It dawned on me that there is another round that gets overlooked in favor of the .308, and that’s the 7.62x39MM. That’s certainly readily available. And while the ballistics don’t equal the .308, it’s a decent round for most uses. A couple of companies made them for a while, but now (I believe) the only company that does is CZ. I bought a used one – CZ 527 American – (like new, with $125 of optional accessories) for around $600 total. It’s a ‘mini-Mauser’ action, so all of the benefits in a smaller size. Five round box magazine that stops at the bottom of the trigger guard, although no one makes one bigger than the factory issue, but you do get the quick change. Iron sights, and the receiver is milled for rings. (It takes proprietary rings, which don’t come with it, but I got them with this used rifle.) There’s also a short piece of rail, the mounts forward, so you can put a scout scope out front (also a separate item). The LOP is a little short for me, but it actually comes right up when I mount it, so I don’t really notice. It also has a single set trigger, which is something you almost never see – and it’s adjustable. The safety is nest to the bolt, and you just push it forward.
It was made for .311 7.62 diameter bullets, so it might suffer with American made if they have our .308 bullets, but I don’t know. (I got some LEE dies for reloading, and the set had both sizes of expanders.) Since I stuck with readily available, I ran some WPA through it – from sandbags, with iron sights, I could cover three shots with a dime. I put an old Bushnell 4x on it, and it shoots like a dream. It’s light, fast and accurate. They make them in 6 calibers, but the only other one with readily available ammo is the .223 (although again, should you put 5.56 NATO in it?).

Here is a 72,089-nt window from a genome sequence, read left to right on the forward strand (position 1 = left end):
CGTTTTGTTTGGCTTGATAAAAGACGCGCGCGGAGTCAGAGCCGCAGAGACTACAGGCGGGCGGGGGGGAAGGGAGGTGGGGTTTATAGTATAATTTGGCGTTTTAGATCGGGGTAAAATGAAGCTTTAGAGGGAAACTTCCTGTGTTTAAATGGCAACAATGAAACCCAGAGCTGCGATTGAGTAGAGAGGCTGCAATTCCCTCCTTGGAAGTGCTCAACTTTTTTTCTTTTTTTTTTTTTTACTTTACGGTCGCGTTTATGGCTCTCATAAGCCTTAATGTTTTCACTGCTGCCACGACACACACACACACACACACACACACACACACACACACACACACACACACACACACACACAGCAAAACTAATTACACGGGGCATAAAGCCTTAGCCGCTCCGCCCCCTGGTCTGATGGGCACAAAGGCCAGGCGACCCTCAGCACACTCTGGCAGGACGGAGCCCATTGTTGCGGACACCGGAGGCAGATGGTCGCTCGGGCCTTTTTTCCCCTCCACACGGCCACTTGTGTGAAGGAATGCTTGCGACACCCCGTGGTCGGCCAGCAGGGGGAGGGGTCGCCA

The Springfield Armory Scout rifle is the answer. It has a detachable 20 round box magazine and is very accurate and meets all the criteria of your bolt gun.
Eric Ching’s sling design was an improvement on Carlos Widmann’s version of the old Bisley two point sling. Both allow the potential benefit of a looped sling as a shooting support while retaining the speed of a hasty wrap.
The demonstration here completely ignores that potential benefit and is just a hasty that can be done with any simple two point carry strap.
Todd Dow has a nice overview:
Good video on the Scout Rifle.
Only criticism is that the Ching sling on your rifle was improperly installed and you improperly demonstrated it’s use.
The “stop” on the long strap should be to the rear of the short strap and your left arm should be placed in front on the short strap in use. The way you demonstrated offers none of the advantage of the Ching sling.
What kind of quick detach setup is that scope mount? Been looking for one to work with dovetailed front ring.
Hi, Marshall. No idea, that was a custom rifle built by a local gun shop in Nashville in the late 1990’s.
I want to know more about Scout Rifle as a Self or Home Defense Weapon.
Could I avail myself of a Firearm Catalog?
Could you mail it to my Home Address?
Hi, Alexander. The “scout rifle” is a concept, not a specific product. Many companies offer rifles, scopes and mounts that you could use to build one.
Reassuring that you promote the scout rifle, which is simplicity, power and reliability combined. No bells, whistles,toggles, etc. to mess with. Did I mention maneuverability? Thanks for this video . . . changed my mind on spending tight $$$ on an AR platform.